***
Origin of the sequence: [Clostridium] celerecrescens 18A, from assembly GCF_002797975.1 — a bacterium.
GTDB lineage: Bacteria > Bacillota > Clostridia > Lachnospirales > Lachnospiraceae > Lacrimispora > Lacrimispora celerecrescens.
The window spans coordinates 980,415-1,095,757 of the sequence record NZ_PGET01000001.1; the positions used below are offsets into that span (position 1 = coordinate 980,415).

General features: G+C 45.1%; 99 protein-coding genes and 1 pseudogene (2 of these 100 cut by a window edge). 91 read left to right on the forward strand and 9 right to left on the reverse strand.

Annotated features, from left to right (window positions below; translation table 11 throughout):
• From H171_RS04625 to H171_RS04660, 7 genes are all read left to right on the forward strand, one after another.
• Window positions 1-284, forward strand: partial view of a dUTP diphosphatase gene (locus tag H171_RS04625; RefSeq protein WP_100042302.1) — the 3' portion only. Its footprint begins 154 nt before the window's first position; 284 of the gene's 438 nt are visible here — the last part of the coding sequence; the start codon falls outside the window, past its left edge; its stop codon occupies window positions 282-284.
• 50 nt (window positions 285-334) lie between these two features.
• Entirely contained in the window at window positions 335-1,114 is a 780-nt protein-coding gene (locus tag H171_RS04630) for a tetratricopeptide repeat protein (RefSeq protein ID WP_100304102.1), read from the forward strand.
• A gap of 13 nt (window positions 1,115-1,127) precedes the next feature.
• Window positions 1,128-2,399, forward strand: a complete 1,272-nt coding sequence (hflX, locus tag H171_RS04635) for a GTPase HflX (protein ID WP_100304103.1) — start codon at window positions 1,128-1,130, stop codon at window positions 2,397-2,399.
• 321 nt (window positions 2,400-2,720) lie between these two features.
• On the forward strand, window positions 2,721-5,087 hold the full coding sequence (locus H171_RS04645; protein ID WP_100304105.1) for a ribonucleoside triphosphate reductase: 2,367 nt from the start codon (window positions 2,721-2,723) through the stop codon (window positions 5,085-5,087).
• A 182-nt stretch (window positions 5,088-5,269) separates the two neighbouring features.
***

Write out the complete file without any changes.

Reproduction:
Origin of the sequence: [Clostridium] celerecrescens 18A, from assembly GCF_002797975.1 — a bacterium.
GTDB lineage: Bacteria > Bacillota > Clostridia > Lachnospirales > Lachnospiraceae > Lacrimispora > Lacrimispora celerecrescens.
The window spans coordinates 980,415-1,095,757 of the sequence record NZ_PGET01000001.1; the positions used below are offsets into that span (position 1 = coordinate 980,415).

General features: G+C 45.1%; 99 protein-coding genes and 1 pseudogene (2 of these 100 cut by a window edge). 91 read left to right on the forward strand and 9 right to left on the reverse strand.

Annotated features, from left to right (window positions below; translation table 11 throughout):
• From H171_RS04625 to H171_RS04660, 7 genes are all read left to right on the forward strand, one after another.
• Window positions 1-284, forward strand: partial view of a dUTP diphosphatase gene (locus tag H171_RS04625; RefSeq protein WP_100042302.1) — the 3' portion only. Its footprint begins 154 nt before the window's first position; 284 of the gene's 438 nt are visible here — the last part of the coding sequence; the start codon falls outside the window, past its left edge; its stop codon occupies window positions 282-284.
• 50 nt (window positions 285-334) lie between these two features.
• Entirely contained in the window at window positions 335-1,114 is a 780-nt protein-coding gene (locus tag H171_RS04630) for a tetratricopeptide repeat protein (RefSeq protein ID WP_100304102.1), read from the forward strand.
• A gap of 13 nt (window positions 1,115-1,127) precedes the next feature.
• Window positions 1,128-2,399, forward strand: a complete 1,272-nt coding sequence (hflX, locus tag H171_RS04635) for a GTPase HflX (protein ID WP_100304103.1) — start codon at window positions 1,128-1,130, stop codon at window positions 2,397-2,399.
• 321 nt (window positions 2,400-2,720) lie between these two features.
• On the forward strand, window positions 2,721-5,087 hold the full coding sequence (locus H171_RS04645; protein ID WP_100304105.1) for a ribonucleoside triphosphate reductase: 2,367 nt from the start codon (window positions 2,721-2,723) through the stop codon (window positions 5,085-5,087).
• A 182-nt stretch (window positions 5,088-5,269) separates the two neighbouring features.